Don't speak Latin in front of the books, Xander.

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The Evil of the Epithet

by Erin

The dark haired mortal looked up at the bleached blond vampire, glaring but with every breath coming in a ragged gasp. The chipped vampire smirked at the helpless lust in the boy's dark eyes.

"Can't help but want it, can you, Harris?" Spike said, his weight pinning the bigger man to the bed.

"Screw you, Spike," the mortal said, even as his hips canted upwards in invitation.

The game-faced vampire's smirk widened. "Think that's gonna be the other way around, mate."

The other man's hands tightened on him and that was all the encouragement the older man needed.

So we have Spander. It should be yummy, hot Spander, but what stops it from having that sizzle-till-you-squirm feeling? The epithets. What exactly is an epithet and why is it The Evil That Must Be Slayed in fanfic, or any writing for that matter? So good of you to ask.

The man/woman/vampire, the boy/girl/teenager/young man, the older/younger man/woman/vampire, the taller/shorter man/woman/vampire, the bigger/smaller man/woman/vampire, the [insert eye/hair/skin color here] man/woman/vampire, the other man/woman/vampire, the Slayer, the Watcher, the student, the anything other than a proper name. These are all known as epithets and should be used either exceedingly sparingly (once per page at most) or not at all in narration for characters whose names are already known to the reader. Dialogue or the first person point of view is an entirely different matter and a whole other subject; this applies to the narration of the story itself as told through the third person point of view.

An epithet is a word or words used to describe and/or characterize something or someone. It's not noticeable when used in narration for a thing -- the hardwood chair, the gray wall, the black tablecloth -- and that's an acceptable use, but not when it comes to people. It's all too noticeable when someone is known mostly by descriptions instead of their proper name. To use a quote from (the oft quoted) Big List of Fanfic Peeves by Sandy and the Bitkahs, "Having the AD fuck his agent wildly just doesn't work, unless Skinner has been added as a new member of the Village People and "the Assistant Director" is all he's going by, now."

The same thing applies to Buffy/Angel fan fiction, having "the British vampire" holding and kissing "the Slayer's white knight" is doing both characters a disservice. Spike is more than just British, more than blond, he's a slayer of Slayers, a former poet, a demon, a killer, a lover and so much more. Xander is more than just Buffy's friend, more than just a sidekick, he's also a teenager, a young man, a construction worker, a boyfriend, a best friend, and too many other labels to just pin one on him. You can't pick any one label to describe any character, it simply doesn't work. (And as an aside, "the boy" should never be used with Xander to begin with. The moment Xander becomes a sexual being in someone's eyes, he ceases to be a boy and makes the transition to "young man" at least, otherwise you're heading into pedophilia-land. Not a happy place.)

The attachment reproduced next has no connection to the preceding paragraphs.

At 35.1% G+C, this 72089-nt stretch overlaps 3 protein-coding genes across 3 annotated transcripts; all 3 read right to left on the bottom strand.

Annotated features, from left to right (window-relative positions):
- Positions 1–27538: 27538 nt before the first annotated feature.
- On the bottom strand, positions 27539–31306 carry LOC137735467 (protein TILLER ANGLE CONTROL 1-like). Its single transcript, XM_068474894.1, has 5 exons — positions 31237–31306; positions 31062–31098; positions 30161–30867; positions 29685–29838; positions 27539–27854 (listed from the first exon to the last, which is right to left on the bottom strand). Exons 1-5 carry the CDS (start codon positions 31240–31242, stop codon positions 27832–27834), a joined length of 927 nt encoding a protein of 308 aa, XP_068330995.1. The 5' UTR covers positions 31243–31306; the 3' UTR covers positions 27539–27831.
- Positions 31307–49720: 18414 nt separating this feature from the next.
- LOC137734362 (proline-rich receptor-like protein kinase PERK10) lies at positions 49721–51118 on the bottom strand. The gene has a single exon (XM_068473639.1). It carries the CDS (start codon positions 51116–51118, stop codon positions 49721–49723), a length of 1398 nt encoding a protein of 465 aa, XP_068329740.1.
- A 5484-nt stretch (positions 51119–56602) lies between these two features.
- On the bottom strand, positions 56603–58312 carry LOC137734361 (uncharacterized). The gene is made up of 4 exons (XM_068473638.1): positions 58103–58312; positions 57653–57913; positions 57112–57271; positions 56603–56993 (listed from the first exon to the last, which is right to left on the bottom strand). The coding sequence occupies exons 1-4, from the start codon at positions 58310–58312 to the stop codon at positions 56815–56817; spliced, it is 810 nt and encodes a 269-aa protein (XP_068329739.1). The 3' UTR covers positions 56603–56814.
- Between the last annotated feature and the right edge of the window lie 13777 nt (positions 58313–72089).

There really is no reason to use epithets to begin with. Readers of any Buffy/Angel fan fiction are generally already aware of specific character traits, that Spike has a chip in his head, that he bleaches his hair, that Buffy is the Slayer and blond, that Angel has a soul and broods, etc. There's no need to restate any of that using epithets; it's a bit like preaching to the choir.

There is absolutely nothing wrong with using proper names or an appropriately placed pronoun instead of endless epithets. In fact, it's what should be done. Don't worry about using someone's name too much; the eyes of the reader will move right over the name without seeing a single thing wrong, whereas epithets are a big stumbling block. Too many and you start losing track of who's who in the scene, even just a few and the reader still notices, still has to think about who's being referred to. A simple name takes care of any and all confusion.

Here's that starting paragraph again, this time without the annoyance of the epithets:

Xander looked up at Spike, glaring but with every breath coming in a ragged gasp. Spike smirked at the helpless lust in Xander's dark eyes.

"Can't help but want it, can you, Harris?" he said, his weight pinning Xander to the bed.

"Screw you, Spike," Xander said, even as his hips canted upwards in invitation.

Spike's smirk widened. "Think that's gonna be the other way around, mate."

Xander's hands tightened on him and that was all the encouragement he needed.

So much easier to understand and so much more hot.

Revel in the hotness of the Spander, but toss those epithets aside along the way; it's easier on the writer, not having to come up with a different description in every sentence, and so much easier on the reader, not needing to make up a cue card just to keep track of all the different epithets for each character. Begone, foul epithet, and long live Spike and Xander.

October 2004

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